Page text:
I welcome the Bill. It gives us an opportunity to look at the whole situation, namely, the big housing waiting list, estimated to be 100,000 people on local authority lists waiting for social housing. It also gives us an opportunity to discuss how to utilise the NAMA properties to help to deal with waiting lists and the provision of housing. Local authority rents have a certain impact on property taxes and council finances, whether the council is imposing charges on tenants or absorbing them onto its own balance sheet.
I support what has been said about the new tenant purchase scheme mentioned by the Minister of State. I hope she might consider a situation whereby voluntary housing tenants could buy out their homes. I have been raising this issue for a number of years, as has Deputy Seán Ó Fearghaíl, who is to publish a related Bill. People in voluntary housing often believe that no allowance is given for the length of time they are in a house. They believe their rent should be going towards a house purchase or to have some such provision. If we continue the way we are, most tenants will go to the local authority for housing, hoping they will one day be able to buy the house they get. Meanwhile, we are in a kind of limbo situation. People are waiting for a new tenant purchase scheme to see if they might get a better deal than what is offered by the current scheme.
I refer to homelessness. I have written to the Taoiseach’s office in respect of the campaign by many housing non-governmental organisations for the right to a home, in an attempt to have this proposition added to the second phase of the Constitutional Convention. I hope it will be debated at the convention because it is an important issue. I also welcome the commitment by the Minister of State and the Government to end long-term homelessness by 2016. We should focus more on preventive measures in respect of homelessness. In particular, we need more housing units in our major cities and towns where this has been a very serious issue for some time. There was very little about young people in the policy document published by the Minister of State. I do not know if we have complete figures for those who are looking for housing because of youth homelessness. I hope the Minister for Children and Youth Affairs, Deputy Frances Fitzgerald, will look at that issue in particular, as was mentioned by Government.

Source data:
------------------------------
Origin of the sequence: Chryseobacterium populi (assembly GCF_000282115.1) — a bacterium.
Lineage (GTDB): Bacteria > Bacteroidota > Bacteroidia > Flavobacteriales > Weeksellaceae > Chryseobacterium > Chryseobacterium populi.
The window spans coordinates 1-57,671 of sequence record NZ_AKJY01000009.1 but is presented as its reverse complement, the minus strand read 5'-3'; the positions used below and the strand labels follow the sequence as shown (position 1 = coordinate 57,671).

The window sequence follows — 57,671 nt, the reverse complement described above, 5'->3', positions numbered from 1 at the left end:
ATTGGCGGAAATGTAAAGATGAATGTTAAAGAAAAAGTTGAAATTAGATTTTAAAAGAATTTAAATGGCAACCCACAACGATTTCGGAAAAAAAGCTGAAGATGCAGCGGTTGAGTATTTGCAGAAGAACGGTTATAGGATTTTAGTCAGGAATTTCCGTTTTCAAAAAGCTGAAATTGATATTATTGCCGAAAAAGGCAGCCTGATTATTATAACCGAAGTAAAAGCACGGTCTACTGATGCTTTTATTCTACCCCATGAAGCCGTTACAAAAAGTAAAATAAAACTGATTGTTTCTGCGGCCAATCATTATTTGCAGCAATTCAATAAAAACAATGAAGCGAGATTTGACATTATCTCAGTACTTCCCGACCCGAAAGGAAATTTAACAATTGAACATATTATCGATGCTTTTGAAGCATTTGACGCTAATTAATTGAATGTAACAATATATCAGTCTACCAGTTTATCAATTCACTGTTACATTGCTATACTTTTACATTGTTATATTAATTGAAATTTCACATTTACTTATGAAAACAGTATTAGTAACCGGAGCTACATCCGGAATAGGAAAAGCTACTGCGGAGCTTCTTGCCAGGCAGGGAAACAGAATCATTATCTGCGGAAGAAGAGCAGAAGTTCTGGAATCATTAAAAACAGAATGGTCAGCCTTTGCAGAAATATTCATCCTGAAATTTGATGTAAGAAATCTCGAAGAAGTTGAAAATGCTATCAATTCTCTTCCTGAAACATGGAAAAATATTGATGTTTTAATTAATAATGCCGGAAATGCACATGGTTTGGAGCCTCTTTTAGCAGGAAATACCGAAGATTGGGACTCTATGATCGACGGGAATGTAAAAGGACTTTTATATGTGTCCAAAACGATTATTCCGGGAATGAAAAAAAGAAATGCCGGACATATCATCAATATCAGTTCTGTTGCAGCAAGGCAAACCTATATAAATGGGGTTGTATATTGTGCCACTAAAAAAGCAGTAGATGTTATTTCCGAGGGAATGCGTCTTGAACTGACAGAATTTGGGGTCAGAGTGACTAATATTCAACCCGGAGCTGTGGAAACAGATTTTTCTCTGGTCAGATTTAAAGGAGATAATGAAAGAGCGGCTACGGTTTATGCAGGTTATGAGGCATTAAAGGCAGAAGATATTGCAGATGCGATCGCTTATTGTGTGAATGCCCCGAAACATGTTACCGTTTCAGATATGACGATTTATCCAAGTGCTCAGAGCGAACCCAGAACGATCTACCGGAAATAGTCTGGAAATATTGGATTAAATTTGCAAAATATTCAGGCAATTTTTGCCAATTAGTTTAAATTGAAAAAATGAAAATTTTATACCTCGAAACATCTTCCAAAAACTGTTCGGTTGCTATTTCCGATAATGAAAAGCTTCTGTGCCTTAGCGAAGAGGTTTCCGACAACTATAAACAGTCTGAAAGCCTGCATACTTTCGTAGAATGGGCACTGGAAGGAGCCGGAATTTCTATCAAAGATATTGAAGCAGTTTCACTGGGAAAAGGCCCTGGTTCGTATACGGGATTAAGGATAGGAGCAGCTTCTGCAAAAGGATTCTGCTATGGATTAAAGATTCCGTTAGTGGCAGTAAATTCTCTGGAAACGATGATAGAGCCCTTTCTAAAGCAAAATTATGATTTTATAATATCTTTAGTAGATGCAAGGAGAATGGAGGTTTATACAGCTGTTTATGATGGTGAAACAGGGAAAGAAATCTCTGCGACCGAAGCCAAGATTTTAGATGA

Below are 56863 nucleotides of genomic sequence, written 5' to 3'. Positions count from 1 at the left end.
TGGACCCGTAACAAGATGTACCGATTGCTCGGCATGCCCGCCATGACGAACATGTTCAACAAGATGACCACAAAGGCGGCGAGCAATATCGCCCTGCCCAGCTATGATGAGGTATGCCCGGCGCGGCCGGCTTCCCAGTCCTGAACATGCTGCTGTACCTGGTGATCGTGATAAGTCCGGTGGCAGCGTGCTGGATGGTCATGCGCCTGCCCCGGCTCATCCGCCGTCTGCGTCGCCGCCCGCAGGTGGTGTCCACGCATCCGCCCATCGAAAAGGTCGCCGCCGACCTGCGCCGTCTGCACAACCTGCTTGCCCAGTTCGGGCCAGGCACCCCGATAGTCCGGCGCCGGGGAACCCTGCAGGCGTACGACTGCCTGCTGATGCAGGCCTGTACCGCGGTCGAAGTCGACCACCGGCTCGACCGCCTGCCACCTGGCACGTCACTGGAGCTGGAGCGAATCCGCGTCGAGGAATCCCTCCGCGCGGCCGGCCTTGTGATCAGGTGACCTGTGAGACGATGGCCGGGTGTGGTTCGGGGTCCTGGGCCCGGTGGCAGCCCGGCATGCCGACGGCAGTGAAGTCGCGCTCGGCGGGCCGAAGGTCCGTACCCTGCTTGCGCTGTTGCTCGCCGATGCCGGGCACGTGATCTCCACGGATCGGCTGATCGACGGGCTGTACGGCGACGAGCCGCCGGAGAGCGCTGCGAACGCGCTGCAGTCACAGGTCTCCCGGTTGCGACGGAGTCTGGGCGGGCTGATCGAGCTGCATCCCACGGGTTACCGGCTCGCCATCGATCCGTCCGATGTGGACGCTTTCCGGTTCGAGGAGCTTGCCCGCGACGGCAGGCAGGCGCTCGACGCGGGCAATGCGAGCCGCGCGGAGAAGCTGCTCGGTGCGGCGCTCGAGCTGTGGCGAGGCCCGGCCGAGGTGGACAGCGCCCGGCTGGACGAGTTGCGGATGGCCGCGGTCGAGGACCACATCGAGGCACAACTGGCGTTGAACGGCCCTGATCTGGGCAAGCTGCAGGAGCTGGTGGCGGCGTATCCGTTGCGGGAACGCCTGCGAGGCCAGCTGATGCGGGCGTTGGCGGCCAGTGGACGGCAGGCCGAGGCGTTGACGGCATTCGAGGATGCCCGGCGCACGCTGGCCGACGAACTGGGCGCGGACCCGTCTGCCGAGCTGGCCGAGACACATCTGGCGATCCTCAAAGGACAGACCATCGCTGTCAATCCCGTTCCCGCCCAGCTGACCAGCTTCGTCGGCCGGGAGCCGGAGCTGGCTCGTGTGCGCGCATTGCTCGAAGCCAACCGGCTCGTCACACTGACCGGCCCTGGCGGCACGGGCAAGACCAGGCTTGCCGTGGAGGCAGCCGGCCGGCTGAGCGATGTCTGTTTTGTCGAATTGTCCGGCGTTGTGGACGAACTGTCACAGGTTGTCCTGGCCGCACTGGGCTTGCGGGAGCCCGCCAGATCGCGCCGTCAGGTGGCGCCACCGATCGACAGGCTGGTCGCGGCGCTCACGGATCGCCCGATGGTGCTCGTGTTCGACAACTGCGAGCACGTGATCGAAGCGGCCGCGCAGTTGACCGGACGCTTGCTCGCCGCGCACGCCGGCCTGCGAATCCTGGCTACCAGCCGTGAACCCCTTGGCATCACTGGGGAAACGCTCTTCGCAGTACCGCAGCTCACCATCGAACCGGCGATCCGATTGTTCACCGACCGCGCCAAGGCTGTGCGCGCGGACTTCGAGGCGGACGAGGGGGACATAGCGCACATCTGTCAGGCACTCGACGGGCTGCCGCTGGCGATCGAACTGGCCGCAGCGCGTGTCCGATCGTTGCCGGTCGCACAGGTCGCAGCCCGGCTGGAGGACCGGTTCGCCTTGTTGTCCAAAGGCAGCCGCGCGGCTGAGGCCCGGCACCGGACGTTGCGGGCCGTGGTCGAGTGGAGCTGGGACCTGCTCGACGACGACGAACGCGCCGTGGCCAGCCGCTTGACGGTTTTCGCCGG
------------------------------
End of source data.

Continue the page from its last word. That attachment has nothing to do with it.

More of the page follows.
The Simon Community has stated that every week in Dublin up to 50 new people are turning to homeless services, which gives a clear indication of the scale of the crisis. I hope the Government will give a commitment to deliver a road map, as it has stated it will do. In recent times we had a briefing from Focus Ireland on the effect of the half-rate social welfare payment for young people, especially those experiencing homelessness. It was a very useful briefing but I understand that on the foot of parliamentary questions from Deputies and other inquiries made, the Minister for Social Protection, Deputy Joan Burton, has argued that this is primarily a housing issue and not the primary responsibility of her Department. This is like the chicken and egg situation – which comes first? I hope the Department of Social Protection will look again at the situation of claimants aged under 25 years of age so that an income can be provided for those people. At present, the reason given for the reduction in the payment is that there should be an incentive for young people to take up training or work experience but it is most unfair that this decision is affecting their opportunities to get housing. I am told the Minister, Deputy Burton, is to have a meeting with the relevant people in her Department, provisionally dated for 8 May. I look forward to that and hope we can resolve the problem.